Why Are More Young Adults Having Heart Attacks?

4 min read  |  April 19, 2024  | 
Disponible en Español |

Despite medical advances and awareness campaigns, heart disease has remained the leading cause of death in the U.S. for the past century, according to a report from the American Heart Association. Each year, there are about 605,000 new heart attacks and 200,000 recurrent attacks, and 14 out of 100 people will die from these myocardial infarctions. That’s the bad news.

The good news is that survival rates after heart attacks are improving, and fewer older people are having — and dying from — heart attacks. However, those glad tidings don’t extend to the younger demographic. Recent research has shown that the frequency of heart attacks, as well as other forms of cardiovascular disease, is increasing in adults under 50. In addition, the prevalence of early onset heart attacks is worse among young women than young men, particularly Black young women.

This doesn’t come as a surprise to physicians like Beteal Ashinne, M.D., M.P.H., a preventative cardiologist with the University of Miami Health System. “A big contributing factor is our lifestyle,” she explains. “Our diet, our weight, our sedentary habits play a role in what we’re seeing [in younger adults.] Another factor is stress levels.”

Numbers underscore the cardiologists’ anecdotal observations. 

For instance, a 2019 study published in the American Journal of Medicine that examined more than 2,000 young adults hospitalized for heart attacks found that 20 percent of these patients were 40 years old or younger and, the proportion of this group has been increasing by 2% each year in the past decade.

In her clinical practice in Miami, Dr. Ashinne has seen more young people being referred because of their family history. 

“They’re being more proactive, which is encouraging,” she says. “We’re catching the risk factors earlier, even before the symptoms show up.”

That said, younger patients who eventually end up in the hospital because of a heart attack present with more severe disease. Myocardial infarctions are considered an older person’s health event — the average age at first heart attack is 65.6 years for men and 72.0 years for women. Consequently, the telltale symptoms are too often dismissed by younger patients.

“Younger patients come to the hospital later, and as a result, they can have worse outcomes,” Dr. Ashinne says. “Younger people are not expecting a heart attack. They think it’s heartburn or a muscle spasm. In contrast, a 75-year-old will go to the ER right away. They’re more aware of the signs.”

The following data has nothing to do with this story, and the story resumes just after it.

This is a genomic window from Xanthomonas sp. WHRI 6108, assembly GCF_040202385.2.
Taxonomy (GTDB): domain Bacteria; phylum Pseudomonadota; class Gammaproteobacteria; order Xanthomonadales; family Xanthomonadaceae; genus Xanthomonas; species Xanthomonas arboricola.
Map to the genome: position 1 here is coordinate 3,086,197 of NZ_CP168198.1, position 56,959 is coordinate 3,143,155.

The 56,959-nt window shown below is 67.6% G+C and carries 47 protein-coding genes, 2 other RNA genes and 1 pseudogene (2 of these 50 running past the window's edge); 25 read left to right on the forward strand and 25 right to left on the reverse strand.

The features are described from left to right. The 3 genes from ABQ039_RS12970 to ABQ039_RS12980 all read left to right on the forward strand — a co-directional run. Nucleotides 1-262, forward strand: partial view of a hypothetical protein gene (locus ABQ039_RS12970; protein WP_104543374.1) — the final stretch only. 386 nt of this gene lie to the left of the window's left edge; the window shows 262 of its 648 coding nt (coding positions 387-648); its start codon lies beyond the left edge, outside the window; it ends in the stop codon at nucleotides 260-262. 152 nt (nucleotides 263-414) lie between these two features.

What’s more, the 2019 research revealed that younger patients, particularly women, also had a history of diabetes, high blood pressure, and chronic kidney disease — all factors that contribute to poor health in general.   

Unfortunately, COVID-19 appears to be contributing to the trend. A recent study, conducted in Cedars Sinai hospital in Los Angeles, found that in the first two years of the pandemic, heart attacks in the 25-to-44 age group shot up by 30% compared to the expected number. This held true even for those who didn’t have risk factors for heart disease. Physician-scientists theorize that the body’s hyper-inflammation response to the virus may be to blame.

This upward shift in heart attacks among younger adults is not irreversible, Dr. Ashinne points out.

“It comes down to prevention, and prevention starts now, not later. No one should wait until they’re in their 60s or 70s to make healthy choices.”

Here are her recommendations:

  • Recognize the warning signs of a heart attack. These include chest pain or discomfort, jaw, neck, or back pain, shortness of breath, trouble breathing, pain in one or both arms, cold sweat, nausea, and lightheadedness or dizziness. If you experience any of these symptoms, immediately seek emergency care.
  • Know your risk factors. If you have a family history of cardiovascular disease, ensure your doctor knows, even if your bloodwork and other health indicators appear normal.
  • Keep track of your numbers. This includes blood pressure, blood sugar levels and cholesterol.
  • Eat a healthy diet, with plenty of fruits and vegetables, nuts, seeds, and whole grains. Avoid packaged, ultra-processed foods.
  • Get enough sleep, usually the recommended 7 to 8 hours a night.
  • Manage your weight. The rise in obesity is a significant contributor to poor cardiovascular health and diabetes.
  • Exercise. The American Heart Association recommends at least 150 minutes per week of moderate-intensity aerobic activity or 75 minutes per week of vigorous aerobic activity. Ideally, a person would combine both types throughout the week.
  • Don’t smoke.

Prevention is like building a house. You need a strong foundation, and the time to build that strong foundation is when you’re young.

Dr. Beteal Ashinne

Headshot of Ana Veciana, author (2023)

Ana Veciana-Suarez is a regular contributor to the University of Miami Health System. She is a renowned journalist and author who has worked at The Miami Herald, The Miami News, and The Palm Beach Post. Visit her website at or follow @AnaVeciana on Twitter.

Tags: Dr. Beteal Ashinne, heart care in Miami, preventative cardiology, preventative heart care

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